Once you have some crypto and a wallet, you’ll need to tie it to the auction platform you plan to use. The interaction design on most platforms makes this easy. For example, at popular auction platform OpenSea, users hit the “Profile” button at the top-right (here’s a visual) and then are quickly prompted to connect their wallet.
3. Create and Sell Your NFT
Once your wallet is connected, you’re ready to create an NFT. The process is straightforward: It essentially means you upload your design as a file. Just mind the file size and format requirements, and note that many platforms will ask you to also create a “collection,” where the NFT is hosted and prices and trade volume are listed. Different customization options are available depending on the platform, but those are the basics.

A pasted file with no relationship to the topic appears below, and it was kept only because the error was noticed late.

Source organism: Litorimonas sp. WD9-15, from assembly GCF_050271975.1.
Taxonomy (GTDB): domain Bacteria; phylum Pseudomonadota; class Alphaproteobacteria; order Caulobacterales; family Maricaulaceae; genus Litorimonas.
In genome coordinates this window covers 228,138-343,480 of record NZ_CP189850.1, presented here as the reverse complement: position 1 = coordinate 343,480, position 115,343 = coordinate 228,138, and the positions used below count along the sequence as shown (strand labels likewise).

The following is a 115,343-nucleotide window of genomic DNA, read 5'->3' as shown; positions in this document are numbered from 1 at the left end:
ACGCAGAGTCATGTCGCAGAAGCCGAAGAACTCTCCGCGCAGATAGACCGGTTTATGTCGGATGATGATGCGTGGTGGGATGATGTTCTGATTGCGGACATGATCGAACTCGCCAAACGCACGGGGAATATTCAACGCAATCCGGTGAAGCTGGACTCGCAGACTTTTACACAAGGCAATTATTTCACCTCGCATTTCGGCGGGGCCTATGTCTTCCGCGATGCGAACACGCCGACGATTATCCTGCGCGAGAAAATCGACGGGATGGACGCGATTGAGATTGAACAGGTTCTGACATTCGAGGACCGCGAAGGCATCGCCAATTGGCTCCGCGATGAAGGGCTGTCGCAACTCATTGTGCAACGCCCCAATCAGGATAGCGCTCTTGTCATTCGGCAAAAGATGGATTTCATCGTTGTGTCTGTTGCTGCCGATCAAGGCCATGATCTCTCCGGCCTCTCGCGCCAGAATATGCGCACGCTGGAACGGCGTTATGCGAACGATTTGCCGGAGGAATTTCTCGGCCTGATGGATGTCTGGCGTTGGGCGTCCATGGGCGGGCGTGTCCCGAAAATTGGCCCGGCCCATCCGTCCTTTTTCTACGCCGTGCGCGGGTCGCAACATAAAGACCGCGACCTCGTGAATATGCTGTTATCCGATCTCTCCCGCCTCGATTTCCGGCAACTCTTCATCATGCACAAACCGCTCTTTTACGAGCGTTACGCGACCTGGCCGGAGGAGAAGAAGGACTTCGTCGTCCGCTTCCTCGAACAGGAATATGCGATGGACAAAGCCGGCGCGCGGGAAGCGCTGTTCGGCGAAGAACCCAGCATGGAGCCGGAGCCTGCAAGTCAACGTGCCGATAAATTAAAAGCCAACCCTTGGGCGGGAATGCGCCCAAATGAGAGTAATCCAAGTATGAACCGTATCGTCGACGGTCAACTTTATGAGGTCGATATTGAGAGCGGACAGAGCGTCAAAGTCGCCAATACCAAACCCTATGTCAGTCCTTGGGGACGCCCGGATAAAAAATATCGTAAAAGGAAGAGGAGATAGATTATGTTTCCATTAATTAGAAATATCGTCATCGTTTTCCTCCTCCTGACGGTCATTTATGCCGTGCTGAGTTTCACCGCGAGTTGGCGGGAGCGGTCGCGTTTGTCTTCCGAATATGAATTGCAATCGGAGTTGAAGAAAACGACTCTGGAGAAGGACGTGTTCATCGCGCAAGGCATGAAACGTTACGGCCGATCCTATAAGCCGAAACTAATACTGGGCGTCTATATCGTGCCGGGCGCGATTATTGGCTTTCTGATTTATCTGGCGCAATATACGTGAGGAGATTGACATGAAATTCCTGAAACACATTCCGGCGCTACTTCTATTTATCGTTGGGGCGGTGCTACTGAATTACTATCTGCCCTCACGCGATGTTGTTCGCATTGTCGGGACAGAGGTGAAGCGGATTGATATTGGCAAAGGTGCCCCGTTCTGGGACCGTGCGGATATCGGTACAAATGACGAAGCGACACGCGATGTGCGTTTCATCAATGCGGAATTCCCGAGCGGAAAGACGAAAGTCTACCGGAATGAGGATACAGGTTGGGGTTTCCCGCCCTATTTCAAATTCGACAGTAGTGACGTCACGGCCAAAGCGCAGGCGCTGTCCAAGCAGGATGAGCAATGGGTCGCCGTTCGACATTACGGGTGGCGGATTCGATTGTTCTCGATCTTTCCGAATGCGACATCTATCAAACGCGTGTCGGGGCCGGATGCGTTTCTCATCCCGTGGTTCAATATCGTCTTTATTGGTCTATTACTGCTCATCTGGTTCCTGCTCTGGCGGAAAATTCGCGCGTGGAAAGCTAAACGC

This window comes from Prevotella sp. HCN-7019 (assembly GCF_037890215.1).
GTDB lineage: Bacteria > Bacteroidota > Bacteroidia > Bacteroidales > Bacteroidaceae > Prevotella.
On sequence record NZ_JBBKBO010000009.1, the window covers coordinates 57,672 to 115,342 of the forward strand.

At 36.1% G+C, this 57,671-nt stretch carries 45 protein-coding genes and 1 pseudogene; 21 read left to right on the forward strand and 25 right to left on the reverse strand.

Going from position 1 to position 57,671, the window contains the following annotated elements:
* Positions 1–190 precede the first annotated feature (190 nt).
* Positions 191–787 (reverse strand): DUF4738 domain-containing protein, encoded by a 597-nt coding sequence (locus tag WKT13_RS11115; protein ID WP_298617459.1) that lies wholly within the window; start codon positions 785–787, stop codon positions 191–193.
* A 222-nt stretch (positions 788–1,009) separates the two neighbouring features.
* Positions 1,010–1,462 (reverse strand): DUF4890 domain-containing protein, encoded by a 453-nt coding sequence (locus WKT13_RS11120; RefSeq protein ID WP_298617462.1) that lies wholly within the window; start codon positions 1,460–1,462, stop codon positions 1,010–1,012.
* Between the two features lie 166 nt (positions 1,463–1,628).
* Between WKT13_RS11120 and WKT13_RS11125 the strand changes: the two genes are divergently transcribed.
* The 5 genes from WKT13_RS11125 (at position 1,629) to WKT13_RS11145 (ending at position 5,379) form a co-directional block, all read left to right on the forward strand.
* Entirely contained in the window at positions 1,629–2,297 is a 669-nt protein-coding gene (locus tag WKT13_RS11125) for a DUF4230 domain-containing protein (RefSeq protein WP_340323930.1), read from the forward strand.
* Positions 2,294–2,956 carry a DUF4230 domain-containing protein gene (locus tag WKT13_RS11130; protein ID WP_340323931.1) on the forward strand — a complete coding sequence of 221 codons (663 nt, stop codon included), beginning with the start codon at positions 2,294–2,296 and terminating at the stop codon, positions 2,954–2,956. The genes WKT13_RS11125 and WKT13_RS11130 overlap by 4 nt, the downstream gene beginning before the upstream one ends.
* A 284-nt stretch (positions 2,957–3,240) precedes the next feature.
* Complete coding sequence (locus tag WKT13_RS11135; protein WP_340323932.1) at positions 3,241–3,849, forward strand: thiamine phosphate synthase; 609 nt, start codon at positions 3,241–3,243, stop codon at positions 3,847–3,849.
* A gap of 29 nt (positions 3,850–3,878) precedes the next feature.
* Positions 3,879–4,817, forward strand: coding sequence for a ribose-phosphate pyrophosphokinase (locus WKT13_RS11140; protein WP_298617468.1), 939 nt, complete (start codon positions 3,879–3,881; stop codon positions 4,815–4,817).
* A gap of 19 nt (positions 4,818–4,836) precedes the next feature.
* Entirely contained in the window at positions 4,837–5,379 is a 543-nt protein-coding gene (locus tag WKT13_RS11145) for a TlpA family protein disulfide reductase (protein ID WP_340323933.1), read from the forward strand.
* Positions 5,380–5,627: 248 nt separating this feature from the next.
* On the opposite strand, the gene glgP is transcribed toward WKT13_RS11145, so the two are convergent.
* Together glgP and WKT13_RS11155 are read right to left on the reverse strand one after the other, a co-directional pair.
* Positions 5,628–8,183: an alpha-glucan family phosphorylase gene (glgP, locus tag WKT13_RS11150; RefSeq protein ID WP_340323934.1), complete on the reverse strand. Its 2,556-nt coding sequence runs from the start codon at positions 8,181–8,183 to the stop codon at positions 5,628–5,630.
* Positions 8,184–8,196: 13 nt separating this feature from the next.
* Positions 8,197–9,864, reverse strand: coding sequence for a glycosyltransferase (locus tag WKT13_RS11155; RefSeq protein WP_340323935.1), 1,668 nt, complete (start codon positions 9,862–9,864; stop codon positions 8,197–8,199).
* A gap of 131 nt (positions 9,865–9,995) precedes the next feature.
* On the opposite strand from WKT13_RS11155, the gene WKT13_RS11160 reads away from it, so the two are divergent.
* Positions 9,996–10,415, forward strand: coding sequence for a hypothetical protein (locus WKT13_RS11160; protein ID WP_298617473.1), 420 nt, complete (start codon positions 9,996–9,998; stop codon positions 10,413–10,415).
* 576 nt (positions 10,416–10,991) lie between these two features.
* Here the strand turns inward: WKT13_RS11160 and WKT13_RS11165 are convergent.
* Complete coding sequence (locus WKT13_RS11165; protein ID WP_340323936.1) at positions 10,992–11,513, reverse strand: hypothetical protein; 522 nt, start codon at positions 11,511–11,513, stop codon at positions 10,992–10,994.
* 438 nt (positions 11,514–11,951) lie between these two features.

From there, you can sell. Again, the precise details and user flows vary by platform, but be prepared to input your floor price, list how long the auction will run, note whether or not you want to bundle multiple tokens into a sale and be aware of any potential fees the site may incur.
How NFTs Turn Cryptocurrency Investors Into Cryptoart Collectors
For many, initially investing in cryptocurrency or just one cryptoart piece has become the gateway into the larger world of NFTs.
According to Hill, who formerly made a living from photography and album cover design, sales of NFTs on platforms like SuperRare, Rarible and OpenSea have become a full-time job that “set me and my family up very well,” he said.
How well? Since beginning sales, he has sold more than 1,600 pieces, with his top seller fetching $18,000. DJ and producer 3LAU (Justin Blau) introduced him to the space after the two met on Instagram, where Hill cultivated a large following for his work and beta-tested several of the platform’s popular photo-editing apps.